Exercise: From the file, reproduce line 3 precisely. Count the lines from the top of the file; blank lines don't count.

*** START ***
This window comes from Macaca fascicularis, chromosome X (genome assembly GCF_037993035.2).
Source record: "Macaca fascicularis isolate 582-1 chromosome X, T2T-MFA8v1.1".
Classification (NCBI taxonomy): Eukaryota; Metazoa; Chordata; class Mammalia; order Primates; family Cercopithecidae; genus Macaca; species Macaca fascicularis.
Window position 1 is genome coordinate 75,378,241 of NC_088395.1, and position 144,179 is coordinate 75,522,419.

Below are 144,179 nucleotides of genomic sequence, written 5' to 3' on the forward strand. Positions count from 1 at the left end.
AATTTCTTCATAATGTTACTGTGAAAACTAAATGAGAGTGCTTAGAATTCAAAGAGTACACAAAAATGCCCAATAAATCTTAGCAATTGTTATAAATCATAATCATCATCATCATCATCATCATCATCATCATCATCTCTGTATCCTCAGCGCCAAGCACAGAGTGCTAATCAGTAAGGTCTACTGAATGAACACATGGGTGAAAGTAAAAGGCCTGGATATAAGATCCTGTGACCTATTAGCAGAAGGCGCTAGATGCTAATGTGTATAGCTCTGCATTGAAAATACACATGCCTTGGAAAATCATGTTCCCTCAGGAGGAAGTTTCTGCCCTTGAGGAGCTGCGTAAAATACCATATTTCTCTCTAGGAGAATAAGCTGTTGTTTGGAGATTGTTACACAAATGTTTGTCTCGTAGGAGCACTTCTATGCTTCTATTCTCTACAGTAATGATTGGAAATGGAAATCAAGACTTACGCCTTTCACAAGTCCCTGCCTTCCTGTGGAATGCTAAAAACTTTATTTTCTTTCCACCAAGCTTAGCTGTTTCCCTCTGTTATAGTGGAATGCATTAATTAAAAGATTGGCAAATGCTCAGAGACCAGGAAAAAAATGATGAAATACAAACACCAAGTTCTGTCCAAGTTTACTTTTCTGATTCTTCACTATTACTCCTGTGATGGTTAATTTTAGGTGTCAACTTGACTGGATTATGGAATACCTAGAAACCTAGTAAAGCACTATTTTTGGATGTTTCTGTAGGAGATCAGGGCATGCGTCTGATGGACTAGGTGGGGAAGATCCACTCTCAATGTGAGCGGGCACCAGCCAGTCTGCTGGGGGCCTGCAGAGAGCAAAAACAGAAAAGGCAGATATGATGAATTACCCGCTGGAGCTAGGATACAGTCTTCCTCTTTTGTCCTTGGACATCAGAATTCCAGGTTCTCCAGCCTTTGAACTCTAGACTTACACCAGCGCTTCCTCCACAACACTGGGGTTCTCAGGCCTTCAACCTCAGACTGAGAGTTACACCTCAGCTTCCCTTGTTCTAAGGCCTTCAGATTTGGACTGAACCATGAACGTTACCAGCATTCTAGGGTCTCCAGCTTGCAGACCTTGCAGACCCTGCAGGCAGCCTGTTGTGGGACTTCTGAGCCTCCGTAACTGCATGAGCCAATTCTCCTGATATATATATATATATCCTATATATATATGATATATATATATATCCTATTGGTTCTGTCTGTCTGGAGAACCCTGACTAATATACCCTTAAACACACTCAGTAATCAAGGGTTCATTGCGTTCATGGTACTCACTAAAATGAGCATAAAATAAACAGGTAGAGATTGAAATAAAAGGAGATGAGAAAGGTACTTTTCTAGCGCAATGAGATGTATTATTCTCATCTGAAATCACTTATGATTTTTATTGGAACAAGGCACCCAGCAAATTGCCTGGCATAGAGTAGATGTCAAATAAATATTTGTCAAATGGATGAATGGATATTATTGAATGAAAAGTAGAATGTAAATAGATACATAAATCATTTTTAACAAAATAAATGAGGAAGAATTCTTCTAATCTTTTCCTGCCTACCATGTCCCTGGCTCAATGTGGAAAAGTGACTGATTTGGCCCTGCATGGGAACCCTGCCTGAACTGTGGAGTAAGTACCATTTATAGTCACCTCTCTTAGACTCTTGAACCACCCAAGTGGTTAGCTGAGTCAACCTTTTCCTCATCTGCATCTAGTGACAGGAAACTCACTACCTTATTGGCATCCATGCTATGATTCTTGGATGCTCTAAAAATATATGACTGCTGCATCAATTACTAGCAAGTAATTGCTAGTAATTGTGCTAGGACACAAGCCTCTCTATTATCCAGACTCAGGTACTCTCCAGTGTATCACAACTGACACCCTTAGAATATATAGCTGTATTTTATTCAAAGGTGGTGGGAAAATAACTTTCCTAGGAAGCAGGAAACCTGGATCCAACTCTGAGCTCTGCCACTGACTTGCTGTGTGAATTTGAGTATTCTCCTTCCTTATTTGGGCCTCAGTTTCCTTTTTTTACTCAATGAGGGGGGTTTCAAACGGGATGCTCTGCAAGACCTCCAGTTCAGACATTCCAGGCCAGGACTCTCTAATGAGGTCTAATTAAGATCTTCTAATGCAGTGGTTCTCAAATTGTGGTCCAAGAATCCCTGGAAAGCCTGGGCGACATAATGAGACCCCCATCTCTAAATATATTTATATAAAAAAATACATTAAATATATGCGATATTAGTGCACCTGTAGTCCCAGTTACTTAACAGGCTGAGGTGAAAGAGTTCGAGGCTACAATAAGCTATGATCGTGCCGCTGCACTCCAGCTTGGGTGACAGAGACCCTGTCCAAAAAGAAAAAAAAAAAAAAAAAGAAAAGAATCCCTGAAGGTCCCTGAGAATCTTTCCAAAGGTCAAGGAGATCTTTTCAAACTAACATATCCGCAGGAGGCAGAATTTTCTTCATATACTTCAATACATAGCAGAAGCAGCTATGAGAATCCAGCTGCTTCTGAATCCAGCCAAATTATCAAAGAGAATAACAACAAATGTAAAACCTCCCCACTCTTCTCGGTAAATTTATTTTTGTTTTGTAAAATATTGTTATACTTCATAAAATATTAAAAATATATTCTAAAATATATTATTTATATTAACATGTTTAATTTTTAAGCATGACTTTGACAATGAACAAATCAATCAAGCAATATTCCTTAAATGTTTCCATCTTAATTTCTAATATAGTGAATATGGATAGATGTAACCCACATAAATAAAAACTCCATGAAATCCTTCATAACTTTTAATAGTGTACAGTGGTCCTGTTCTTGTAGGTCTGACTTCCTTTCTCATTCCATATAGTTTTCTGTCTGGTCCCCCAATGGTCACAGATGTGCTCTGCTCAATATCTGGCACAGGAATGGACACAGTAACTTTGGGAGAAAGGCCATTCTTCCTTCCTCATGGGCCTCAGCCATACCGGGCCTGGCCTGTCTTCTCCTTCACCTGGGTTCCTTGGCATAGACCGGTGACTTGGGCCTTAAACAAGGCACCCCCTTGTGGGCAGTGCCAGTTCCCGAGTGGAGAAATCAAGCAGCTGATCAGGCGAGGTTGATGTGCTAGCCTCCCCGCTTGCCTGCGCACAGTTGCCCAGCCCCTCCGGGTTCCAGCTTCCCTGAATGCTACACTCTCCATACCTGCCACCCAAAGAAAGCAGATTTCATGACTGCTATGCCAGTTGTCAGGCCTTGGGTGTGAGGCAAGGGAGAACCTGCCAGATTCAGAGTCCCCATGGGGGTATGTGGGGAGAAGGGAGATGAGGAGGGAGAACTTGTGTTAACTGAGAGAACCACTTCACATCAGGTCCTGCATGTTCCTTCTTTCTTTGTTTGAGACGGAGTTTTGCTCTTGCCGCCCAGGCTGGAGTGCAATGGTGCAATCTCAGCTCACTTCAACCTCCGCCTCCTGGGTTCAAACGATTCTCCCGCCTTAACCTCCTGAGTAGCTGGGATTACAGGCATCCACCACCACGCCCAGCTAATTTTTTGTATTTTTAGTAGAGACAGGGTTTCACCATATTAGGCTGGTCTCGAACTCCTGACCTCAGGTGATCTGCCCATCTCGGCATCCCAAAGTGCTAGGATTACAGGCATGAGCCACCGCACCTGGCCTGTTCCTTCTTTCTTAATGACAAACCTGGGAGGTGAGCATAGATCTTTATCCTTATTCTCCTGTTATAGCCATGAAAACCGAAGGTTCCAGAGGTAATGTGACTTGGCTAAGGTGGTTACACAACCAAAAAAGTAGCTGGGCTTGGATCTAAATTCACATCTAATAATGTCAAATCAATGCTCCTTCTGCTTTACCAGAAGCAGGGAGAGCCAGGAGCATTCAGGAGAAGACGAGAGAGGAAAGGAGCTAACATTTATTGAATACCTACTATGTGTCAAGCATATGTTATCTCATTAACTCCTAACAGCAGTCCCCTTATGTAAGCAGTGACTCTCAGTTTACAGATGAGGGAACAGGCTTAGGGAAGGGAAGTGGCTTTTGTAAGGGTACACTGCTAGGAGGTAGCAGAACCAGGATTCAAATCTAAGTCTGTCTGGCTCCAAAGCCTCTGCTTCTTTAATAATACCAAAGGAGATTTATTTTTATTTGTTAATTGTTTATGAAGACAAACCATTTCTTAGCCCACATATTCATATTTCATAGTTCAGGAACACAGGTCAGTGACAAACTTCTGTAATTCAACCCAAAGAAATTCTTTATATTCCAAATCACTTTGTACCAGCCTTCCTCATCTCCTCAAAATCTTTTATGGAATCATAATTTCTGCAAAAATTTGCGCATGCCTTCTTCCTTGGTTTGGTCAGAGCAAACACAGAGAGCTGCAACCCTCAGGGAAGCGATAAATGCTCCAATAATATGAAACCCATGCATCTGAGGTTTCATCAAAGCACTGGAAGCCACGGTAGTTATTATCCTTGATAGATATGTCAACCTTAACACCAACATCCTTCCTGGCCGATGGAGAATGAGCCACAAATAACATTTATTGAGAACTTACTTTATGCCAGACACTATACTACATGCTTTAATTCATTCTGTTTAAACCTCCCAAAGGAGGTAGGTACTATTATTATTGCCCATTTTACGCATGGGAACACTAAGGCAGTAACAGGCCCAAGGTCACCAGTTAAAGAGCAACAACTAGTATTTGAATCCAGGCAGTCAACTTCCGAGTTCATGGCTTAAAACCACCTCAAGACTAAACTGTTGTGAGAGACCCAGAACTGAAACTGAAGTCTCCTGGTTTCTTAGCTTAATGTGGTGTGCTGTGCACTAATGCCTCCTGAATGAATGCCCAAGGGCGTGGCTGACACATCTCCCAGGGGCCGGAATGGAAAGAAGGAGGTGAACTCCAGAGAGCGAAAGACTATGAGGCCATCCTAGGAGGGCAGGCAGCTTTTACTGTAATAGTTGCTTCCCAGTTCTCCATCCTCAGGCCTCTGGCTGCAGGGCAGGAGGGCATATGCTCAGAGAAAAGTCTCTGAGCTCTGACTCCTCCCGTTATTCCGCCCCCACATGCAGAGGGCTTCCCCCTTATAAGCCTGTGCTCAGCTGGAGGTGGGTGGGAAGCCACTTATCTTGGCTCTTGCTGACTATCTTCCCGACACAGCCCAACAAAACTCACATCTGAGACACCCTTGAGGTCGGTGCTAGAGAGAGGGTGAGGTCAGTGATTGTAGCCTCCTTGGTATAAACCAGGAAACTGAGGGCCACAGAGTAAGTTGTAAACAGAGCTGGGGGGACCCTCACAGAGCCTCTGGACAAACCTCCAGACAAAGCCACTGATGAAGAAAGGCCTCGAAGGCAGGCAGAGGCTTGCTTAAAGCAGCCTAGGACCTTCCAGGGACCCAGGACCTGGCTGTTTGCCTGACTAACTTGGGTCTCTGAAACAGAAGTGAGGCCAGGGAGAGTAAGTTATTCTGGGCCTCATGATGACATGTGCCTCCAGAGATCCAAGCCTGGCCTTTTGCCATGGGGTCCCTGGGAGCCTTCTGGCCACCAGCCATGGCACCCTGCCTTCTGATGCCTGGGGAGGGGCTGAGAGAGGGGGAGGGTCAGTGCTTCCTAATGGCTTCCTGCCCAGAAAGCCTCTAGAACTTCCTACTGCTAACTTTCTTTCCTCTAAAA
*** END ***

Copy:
Classification (NCBI taxonomy): Eukaryota; Metazoa; Chordata; class Mammalia; order Primates; family Cercopithecidae; genus Macaca; species Macaca fascicularis.